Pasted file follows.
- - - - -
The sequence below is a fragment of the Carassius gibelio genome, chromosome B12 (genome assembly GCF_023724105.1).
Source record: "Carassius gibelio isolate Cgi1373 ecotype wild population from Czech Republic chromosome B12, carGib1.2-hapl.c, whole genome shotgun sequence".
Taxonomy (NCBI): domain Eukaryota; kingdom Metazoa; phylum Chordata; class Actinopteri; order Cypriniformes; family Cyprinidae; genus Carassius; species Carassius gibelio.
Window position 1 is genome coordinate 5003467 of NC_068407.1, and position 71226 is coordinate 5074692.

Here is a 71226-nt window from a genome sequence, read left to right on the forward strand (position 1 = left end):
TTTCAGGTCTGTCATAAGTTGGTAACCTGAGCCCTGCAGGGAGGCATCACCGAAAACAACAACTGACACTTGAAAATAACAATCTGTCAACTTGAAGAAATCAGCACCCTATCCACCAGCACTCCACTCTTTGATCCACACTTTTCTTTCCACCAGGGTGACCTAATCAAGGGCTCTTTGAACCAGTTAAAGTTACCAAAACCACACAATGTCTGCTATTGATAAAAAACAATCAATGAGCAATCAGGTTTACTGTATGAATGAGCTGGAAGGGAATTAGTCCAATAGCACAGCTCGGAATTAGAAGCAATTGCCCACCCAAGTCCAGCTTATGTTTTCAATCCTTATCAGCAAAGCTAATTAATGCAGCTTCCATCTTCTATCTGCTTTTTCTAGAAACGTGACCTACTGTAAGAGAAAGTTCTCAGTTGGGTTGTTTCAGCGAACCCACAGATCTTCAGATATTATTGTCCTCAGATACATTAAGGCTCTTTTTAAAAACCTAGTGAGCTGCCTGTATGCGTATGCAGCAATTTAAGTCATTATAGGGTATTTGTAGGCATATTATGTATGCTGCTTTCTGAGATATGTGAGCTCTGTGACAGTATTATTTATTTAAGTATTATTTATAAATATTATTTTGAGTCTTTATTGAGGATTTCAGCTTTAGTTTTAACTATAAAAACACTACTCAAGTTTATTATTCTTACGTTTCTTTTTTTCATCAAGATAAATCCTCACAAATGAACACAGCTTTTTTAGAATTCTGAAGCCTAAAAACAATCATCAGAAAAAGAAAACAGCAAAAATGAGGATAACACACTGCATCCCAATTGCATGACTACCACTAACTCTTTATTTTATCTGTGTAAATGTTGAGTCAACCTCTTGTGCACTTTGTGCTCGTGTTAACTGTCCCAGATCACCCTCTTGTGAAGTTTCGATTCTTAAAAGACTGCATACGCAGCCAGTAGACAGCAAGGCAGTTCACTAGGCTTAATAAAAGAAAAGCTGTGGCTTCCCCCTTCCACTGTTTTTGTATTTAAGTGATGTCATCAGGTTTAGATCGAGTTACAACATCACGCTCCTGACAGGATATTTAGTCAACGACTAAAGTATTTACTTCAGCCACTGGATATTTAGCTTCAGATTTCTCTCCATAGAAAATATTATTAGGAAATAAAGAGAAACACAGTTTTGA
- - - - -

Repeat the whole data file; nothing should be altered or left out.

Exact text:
The sequence below is a fragment of the Carassius gibelio genome, chromosome B12 (genome assembly GCF_023724105.1).
Source record: "Carassius gibelio isolate Cgi1373 ecotype wild population from Czech Republic chromosome B12, carGib1.2-hapl.c, whole genome shotgun sequence".
Taxonomy (NCBI): domain Eukaryota; kingdom Metazoa; phylum Chordata; class Actinopteri; order Cypriniformes; family Cyprinidae; genus Carassius; species Carassius gibelio.
Window position 1 is genome coordinate 5003467 of NC_068407.1, and position 71226 is coordinate 5074692.

Here is a 71226-nt window from a genome sequence, read left to right on the forward strand (position 1 = left end):
TTTCAGGTCTGTCATAAGTTGGTAACCTGAGCCCTGCAGGGAGGCATCACCGAAAACAACAACTGACACTTGAAAATAACAATCTGTCAACTTGAAGAAATCAGCACCCTATCCACCAGCACTCCACTCTTTGATCCACACTTTTCTTTCCACCAGGGTGACCTAATCAAGGGCTCTTTGAACCAGTTAAAGTTACCAAAACCACACAATGTCTGCTATTGATAAAAAACAATCAATGAGCAATCAGGTTTACTGTATGAATGAGCTGGAAGGGAATTAGTCCAATAGCACAGCTCGGAATTAGAAGCAATTGCCCACCCAAGTCCAGCTTATGTTTTCAATCCTTATCAGCAAAGCTAATTAATGCAGCTTCCATCTTCTATCTGCTTTTTCTAGAAACGTGACCTACTGTAAGAGAAAGTTCTCAGTTGGGTTGTTTCAGCGAACCCACAGATCTTCAGATATTATTGTCCTCAGATACATTAAGGCTCTTTTTAAAAACCTAGTGAGCTGCCTGTATGCGTATGCAGCAATTTAAGTCATTATAGGGTATTTGTAGGCATATTATGTATGCTGCTTTCTGAGATATGTGAGCTCTGTGACAGTATTATTTATTTAAGTATTATTTATAAATATTATTTTGAGTCTTTATTGAGGATTTCAGCTTTAGTTTTAACTATAAAAACACTACTCAAGTTTATTATTCTTACGTTTCTTTTTTTCATCAAGATAAATCCTCACAAATGAACACAGCTTTTTTAGAATTCTGAAGCCTAAAAACAATCATCAGAAAAAGAAAACAGCAAAAATGAGGATAACACACTGCATCCCAATTGCATGACTACCACTAACTCTTTATTTTATCTGTGTAAATGTTGAGTCAACCTCTTGTGCACTTTGTGCTCGTGTTAACTGTCCCAGATCACCCTCTTGTGAAGTTTCGATTCTTAAAAGACTGCATACGCAGCCAGTAGACAGCAAGGCAGTTCACTAGGCTTAATAAAAGAAAAGCTGTGGCTTCCCCCTTCCACTGTTTTTGTATTTAAGTGATGTCATCAGGTTTAGATCGAGTTACAACATCACGCTCCTGACAGGATATTTAGTCAACGACTAAAGTATTTACTTCAGCCACTGGATATTTAGCTTCAGATTTCTCTCCATAGAAAATATTATTAGGAAATAAAGAGAAACACAGTTTTGA